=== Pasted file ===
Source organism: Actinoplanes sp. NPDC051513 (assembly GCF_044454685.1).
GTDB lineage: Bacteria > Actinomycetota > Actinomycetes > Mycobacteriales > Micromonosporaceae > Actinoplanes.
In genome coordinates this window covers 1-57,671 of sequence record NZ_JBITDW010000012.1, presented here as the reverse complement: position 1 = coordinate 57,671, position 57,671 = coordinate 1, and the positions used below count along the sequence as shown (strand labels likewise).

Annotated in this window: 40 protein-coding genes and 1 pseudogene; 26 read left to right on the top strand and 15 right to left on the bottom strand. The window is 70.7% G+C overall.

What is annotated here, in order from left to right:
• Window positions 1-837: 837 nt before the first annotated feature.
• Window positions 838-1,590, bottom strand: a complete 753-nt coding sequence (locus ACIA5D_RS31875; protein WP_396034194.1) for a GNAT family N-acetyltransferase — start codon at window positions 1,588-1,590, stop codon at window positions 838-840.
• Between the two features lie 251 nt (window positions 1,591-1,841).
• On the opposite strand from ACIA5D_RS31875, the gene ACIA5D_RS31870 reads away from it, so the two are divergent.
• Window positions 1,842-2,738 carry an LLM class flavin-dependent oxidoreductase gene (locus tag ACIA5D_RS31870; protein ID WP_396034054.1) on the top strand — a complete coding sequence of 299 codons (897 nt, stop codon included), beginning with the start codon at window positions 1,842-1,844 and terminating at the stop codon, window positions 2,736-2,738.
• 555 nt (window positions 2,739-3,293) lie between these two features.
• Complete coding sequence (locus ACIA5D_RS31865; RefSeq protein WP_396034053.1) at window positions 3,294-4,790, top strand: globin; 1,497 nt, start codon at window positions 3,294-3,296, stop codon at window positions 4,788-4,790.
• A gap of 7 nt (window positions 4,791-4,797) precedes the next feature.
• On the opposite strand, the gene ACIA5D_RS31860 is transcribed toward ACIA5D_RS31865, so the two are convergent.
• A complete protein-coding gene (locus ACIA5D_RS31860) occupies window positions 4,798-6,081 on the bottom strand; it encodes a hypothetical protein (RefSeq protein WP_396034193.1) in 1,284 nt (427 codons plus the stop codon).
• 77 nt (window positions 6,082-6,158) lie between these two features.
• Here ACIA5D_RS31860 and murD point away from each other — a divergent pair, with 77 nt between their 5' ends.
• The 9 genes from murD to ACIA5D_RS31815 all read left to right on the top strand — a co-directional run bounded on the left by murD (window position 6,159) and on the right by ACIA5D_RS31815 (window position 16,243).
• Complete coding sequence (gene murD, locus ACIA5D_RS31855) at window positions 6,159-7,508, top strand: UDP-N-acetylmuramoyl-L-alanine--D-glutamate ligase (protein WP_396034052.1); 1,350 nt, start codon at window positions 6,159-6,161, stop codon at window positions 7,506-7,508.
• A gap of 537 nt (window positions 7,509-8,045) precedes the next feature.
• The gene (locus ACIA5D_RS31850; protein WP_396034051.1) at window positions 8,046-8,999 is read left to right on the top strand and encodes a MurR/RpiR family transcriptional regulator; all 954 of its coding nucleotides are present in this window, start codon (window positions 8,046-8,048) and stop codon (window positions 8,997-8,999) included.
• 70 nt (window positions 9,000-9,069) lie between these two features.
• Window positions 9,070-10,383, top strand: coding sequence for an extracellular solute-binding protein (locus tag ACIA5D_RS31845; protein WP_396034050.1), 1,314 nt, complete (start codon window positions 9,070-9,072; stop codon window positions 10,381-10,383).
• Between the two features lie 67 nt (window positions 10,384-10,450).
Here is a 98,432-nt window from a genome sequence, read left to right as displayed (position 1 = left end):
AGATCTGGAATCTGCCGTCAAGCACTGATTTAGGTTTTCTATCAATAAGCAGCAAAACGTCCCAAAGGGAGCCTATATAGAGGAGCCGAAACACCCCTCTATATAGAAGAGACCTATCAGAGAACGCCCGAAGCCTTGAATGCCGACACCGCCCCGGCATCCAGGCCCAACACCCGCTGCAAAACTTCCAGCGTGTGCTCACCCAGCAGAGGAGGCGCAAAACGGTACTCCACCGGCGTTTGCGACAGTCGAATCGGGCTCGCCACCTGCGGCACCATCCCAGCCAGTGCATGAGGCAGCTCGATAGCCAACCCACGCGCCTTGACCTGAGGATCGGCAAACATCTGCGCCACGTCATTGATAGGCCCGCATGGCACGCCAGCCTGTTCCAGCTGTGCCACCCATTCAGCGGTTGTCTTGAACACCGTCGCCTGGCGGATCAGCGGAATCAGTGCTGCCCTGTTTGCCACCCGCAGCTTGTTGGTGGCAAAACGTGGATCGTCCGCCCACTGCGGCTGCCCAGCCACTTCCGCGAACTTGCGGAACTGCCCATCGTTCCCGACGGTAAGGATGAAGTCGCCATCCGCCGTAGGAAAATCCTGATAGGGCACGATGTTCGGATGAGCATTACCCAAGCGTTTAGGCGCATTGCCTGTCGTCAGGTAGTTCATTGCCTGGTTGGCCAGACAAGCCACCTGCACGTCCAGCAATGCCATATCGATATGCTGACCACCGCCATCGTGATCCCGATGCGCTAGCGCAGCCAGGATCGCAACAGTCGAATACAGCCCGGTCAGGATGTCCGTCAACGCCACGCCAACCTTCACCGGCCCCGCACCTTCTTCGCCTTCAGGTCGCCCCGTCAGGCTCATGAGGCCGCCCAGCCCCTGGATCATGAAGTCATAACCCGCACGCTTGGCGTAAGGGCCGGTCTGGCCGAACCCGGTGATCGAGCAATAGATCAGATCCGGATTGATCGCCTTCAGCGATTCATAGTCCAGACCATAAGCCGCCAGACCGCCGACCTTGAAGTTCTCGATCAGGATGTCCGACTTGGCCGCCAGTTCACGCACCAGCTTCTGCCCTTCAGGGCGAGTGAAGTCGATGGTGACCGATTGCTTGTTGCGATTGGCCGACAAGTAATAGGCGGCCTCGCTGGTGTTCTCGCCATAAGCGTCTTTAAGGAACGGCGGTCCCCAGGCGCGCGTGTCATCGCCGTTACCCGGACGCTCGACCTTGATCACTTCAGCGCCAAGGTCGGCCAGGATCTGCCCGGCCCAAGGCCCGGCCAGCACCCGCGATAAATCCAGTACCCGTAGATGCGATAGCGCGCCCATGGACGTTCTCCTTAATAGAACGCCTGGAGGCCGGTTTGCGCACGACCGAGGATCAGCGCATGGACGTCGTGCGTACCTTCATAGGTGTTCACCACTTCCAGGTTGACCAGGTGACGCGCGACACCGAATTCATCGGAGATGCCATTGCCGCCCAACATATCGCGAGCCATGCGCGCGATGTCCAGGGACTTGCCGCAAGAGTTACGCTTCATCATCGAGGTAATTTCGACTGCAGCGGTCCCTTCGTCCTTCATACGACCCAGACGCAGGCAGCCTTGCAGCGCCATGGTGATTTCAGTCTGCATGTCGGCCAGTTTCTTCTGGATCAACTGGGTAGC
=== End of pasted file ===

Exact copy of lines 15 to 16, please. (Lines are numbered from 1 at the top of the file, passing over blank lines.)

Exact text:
• A complete protein-coding gene (locus ACIA5D_RS31860) occupies window positions 4,798-6,081 on the bottom strand; it encodes a hypothetical protein (RefSeq protein WP_396034193.1) in 1,284 nt (427 codons plus the stop codon).
• 77 nt (window positions 6,082-6,158) lie between these two features.